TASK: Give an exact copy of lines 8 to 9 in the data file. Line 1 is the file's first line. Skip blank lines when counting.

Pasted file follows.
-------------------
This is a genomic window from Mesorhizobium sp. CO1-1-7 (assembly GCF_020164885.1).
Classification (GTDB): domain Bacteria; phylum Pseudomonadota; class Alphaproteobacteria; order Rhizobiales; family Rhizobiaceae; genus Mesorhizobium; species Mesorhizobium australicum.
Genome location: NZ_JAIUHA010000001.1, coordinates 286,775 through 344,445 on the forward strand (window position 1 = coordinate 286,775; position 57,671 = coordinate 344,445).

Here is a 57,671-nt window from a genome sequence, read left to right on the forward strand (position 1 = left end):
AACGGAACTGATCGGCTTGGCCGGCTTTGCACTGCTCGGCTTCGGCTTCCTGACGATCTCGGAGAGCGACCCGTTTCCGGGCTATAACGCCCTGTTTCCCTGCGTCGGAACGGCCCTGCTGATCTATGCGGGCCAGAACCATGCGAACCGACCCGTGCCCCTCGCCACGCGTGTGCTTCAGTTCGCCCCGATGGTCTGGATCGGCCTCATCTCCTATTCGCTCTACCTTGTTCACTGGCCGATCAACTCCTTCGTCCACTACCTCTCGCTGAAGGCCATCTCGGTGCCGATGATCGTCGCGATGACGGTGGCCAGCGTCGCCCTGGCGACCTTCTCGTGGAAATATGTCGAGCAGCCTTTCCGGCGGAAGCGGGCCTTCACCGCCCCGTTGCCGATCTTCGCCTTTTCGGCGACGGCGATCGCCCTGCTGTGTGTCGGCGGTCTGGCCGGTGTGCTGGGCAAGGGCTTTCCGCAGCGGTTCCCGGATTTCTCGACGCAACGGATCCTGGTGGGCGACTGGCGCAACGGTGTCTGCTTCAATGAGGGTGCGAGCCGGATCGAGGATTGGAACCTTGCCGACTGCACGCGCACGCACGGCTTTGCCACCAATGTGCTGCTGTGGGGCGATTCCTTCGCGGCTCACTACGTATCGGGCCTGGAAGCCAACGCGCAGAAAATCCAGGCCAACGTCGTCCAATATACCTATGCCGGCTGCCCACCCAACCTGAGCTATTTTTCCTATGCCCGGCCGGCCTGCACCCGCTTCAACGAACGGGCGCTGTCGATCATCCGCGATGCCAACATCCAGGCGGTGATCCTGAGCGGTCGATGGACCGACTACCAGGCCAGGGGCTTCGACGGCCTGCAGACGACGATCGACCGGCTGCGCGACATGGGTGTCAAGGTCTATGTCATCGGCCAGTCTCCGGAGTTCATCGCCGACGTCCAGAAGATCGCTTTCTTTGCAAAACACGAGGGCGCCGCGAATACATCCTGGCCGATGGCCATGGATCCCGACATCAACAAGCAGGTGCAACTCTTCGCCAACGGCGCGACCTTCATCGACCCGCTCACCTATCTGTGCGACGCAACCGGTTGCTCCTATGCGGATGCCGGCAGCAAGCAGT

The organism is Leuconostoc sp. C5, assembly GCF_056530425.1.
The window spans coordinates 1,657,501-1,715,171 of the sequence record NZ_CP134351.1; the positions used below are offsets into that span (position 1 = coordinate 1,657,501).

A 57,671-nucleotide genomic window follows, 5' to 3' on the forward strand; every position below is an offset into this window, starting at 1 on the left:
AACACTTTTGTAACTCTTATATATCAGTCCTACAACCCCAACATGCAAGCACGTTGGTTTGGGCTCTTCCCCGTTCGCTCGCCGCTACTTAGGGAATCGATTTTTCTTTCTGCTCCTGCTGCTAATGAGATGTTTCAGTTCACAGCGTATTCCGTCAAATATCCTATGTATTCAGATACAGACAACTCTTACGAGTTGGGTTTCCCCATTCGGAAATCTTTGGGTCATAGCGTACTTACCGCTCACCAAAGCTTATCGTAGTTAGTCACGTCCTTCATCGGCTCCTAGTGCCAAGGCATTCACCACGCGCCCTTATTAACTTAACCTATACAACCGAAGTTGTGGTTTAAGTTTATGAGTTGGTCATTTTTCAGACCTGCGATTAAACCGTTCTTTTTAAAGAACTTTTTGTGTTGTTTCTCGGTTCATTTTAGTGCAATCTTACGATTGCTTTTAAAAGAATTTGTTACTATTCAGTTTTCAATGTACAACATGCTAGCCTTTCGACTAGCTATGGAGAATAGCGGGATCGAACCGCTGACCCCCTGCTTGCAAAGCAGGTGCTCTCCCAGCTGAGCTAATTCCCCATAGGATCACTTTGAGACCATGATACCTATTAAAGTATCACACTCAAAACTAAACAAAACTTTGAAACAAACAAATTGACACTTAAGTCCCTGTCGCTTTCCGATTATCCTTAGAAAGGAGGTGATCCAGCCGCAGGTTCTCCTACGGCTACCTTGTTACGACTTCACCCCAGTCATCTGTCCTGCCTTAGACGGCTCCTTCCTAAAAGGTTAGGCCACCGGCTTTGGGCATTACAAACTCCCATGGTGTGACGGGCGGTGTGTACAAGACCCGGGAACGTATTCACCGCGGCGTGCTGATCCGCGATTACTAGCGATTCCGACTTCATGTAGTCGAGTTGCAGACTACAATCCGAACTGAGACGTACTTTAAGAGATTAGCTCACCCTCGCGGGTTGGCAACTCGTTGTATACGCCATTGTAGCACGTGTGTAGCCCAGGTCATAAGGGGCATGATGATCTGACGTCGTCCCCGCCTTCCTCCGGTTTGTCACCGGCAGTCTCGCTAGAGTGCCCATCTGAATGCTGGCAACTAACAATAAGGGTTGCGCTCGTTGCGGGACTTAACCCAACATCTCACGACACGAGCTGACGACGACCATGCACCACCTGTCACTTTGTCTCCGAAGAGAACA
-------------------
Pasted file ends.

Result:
A 57,671-nucleotide genomic window follows, 5' to 3' on the forward strand; every position below is an offset into this window, starting at 1 on the left:
AACACTTTTGTAACTCTTATATATCAGTCCTACAACCCCAACATGCAAGCACGTTGGTTTGGGCTCTTCCCCGTTCGCTCGCCGCTACTTAGGGAATCGATTTTTCTTTCTGCTCCTGCTGCTAATGAGATGTTTCAGTTCACAGCGTATTCCGTCAAATATCCTATGTATTCAGATACAGACAACTCTTACGAGTTGGGTTTCCCCATTCGGAAATCTTTGGGTCATAGCGTACTTACCGCTCACCAAAGCTTATCGTAGTTAGTCACGTCCTTCATCGGCTCCTAGTGCCAAGGCATTCACCACGCGCCCTTATTAACTTAACCTATACAACCGAAGTTGTGGTTTAAGTTTATGAGTTGGTCATTTTTCAGACCTGCGATTAAACCGTTCTTTTTAAAGAACTTTTTGTGTTGTTTCTCGGTTCATTTTAGTGCAATCTTACGATTGCTTTTAAAAGAATTTGTTACTATTCAGTTTTCAATGTACAACATGCTAGCCTTTCGACTAGCTATGGAGAATAGCGGGATCGAACCGCTGACCCCCTGCTTGCAAAGCAGGTGCTCTCCCAGCTGAGCTAATTCCCCATAGGATCACTTTGAGACCATGATACCTATTAAAGTATCACACTCAAAACTAAACAAAACTTTGAAACAAACAAATTGACACTTAAGTCCCTGTCGCTTTCCGATTATCCTTAGAAAGGAGGTGATCCAGCCGCAGGTTCTCCTACGGCTACCTTGTTACGACTTCACCCCAGTCATCTGTCCTGCCTTAGACGGCTCCTTCCTAAAAGGTTAGGCCACCGGCTTTGGGCATTACAAACTCCCATGGTGTGACGGGCGGTGTGTACAAGACCCGGGAACGTATTCACCGCGGCGTGCTGATCCGCGATTACTAGCGATTCCGACTTCATGTAGTCGAGTTGCAGACTACAATCCGAACTGAGACGTACTTTAAGAGATTAGCTCACCCTCGCGGGTTGGCAACTCGTTGTATACGCCATTGTAGCACGTGTGTAGCCCAGGTCATAAGGGGCATGATGATCTGACGTCGTCCCCGCCTTCCTCCGGTTTGTCACCGGCAGTCTCGCTAGAGTGCCCATCTGAATGCTGGCAACTAACAATAAGGGTTGCGCTCGTTGCGGGACTTAACCCAACATCTCACGACACGAGCTGACGACGACCATGCACCACCTGTCACTTTGTCTCCGAAGAGAACA